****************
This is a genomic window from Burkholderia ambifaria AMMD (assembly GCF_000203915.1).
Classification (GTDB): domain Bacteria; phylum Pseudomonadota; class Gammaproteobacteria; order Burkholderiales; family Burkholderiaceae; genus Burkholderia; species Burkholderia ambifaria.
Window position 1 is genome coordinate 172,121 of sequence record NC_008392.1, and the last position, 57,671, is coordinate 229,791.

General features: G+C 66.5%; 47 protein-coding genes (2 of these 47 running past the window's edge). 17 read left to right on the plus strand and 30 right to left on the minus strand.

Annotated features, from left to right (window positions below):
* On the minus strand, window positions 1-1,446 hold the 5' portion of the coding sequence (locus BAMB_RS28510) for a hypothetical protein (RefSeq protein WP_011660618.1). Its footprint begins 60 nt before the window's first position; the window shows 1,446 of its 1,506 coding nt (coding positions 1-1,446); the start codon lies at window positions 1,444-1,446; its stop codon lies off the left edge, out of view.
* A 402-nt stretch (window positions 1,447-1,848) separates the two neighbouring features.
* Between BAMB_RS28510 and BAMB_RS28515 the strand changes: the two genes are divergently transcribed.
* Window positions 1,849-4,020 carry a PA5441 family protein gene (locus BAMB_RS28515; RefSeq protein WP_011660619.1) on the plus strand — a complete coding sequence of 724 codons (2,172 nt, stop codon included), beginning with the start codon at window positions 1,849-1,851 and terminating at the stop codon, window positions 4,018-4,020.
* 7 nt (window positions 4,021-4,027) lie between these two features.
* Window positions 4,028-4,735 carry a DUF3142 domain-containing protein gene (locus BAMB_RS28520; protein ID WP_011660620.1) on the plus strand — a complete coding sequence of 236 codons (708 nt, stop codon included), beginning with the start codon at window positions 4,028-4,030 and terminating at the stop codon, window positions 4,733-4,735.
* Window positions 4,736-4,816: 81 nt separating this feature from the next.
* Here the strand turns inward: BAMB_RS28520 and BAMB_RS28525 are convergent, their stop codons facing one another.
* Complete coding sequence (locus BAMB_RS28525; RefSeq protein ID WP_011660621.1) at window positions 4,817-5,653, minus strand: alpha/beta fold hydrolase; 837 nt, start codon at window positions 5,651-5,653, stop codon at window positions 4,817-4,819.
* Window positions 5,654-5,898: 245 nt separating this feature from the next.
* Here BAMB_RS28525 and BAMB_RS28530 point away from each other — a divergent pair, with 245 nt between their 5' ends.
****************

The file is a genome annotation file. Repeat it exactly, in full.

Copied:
This is a genomic window from Burkholderia ambifaria AMMD (assembly GCF_000203915.1).
Classification (GTDB): domain Bacteria; phylum Pseudomonadota; class Gammaproteobacteria; order Burkholderiales; family Burkholderiaceae; genus Burkholderia; species Burkholderia ambifaria.
Window position 1 is genome coordinate 172,121 of sequence record NC_008392.1, and the last position, 57,671, is coordinate 229,791.

General features: G+C 66.5%; 47 protein-coding genes (2 of these 47 running past the window's edge). 17 read left to right on the plus strand and 30 right to left on the minus strand.

Annotated features, from left to right (window positions below):
* On the minus strand, window positions 1-1,446 hold the 5' portion of the coding sequence (locus BAMB_RS28510) for a hypothetical protein (RefSeq protein WP_011660618.1). Its footprint begins 60 nt before the window's first position; the window shows 1,446 of its 1,506 coding nt (coding positions 1-1,446); the start codon lies at window positions 1,444-1,446; its stop codon lies off the left edge, out of view.
* A 402-nt stretch (window positions 1,447-1,848) separates the two neighbouring features.
* Between BAMB_RS28510 and BAMB_RS28515 the strand changes: the two genes are divergently transcribed.
* Window positions 1,849-4,020 carry a PA5441 family protein gene (locus BAMB_RS28515; RefSeq protein WP_011660619.1) on the plus strand — a complete coding sequence of 724 codons (2,172 nt, stop codon included), beginning with the start codon at window positions 1,849-1,851 and terminating at the stop codon, window positions 4,018-4,020.
* 7 nt (window positions 4,021-4,027) lie between these two features.
* Window positions 4,028-4,735 carry a DUF3142 domain-containing protein gene (locus BAMB_RS28520; protein ID WP_011660620.1) on the plus strand — a complete coding sequence of 236 codons (708 nt, stop codon included), beginning with the start codon at window positions 4,028-4,030 and terminating at the stop codon, window positions 4,733-4,735.
* Window positions 4,736-4,816: 81 nt separating this feature from the next.
* Here the strand turns inward: BAMB_RS28520 and BAMB_RS28525 are convergent, their stop codons facing one another.
* Complete coding sequence (locus BAMB_RS28525; RefSeq protein ID WP_011660621.1) at window positions 4,817-5,653, minus strand: alpha/beta fold hydrolase; 837 nt, start codon at window positions 5,651-5,653, stop codon at window positions 4,817-4,819.
* Window positions 5,654-5,898: 245 nt separating this feature from the next.
* Here BAMB_RS28525 and BAMB_RS28530 point away from each other — a divergent pair, with 245 nt between their 5' ends.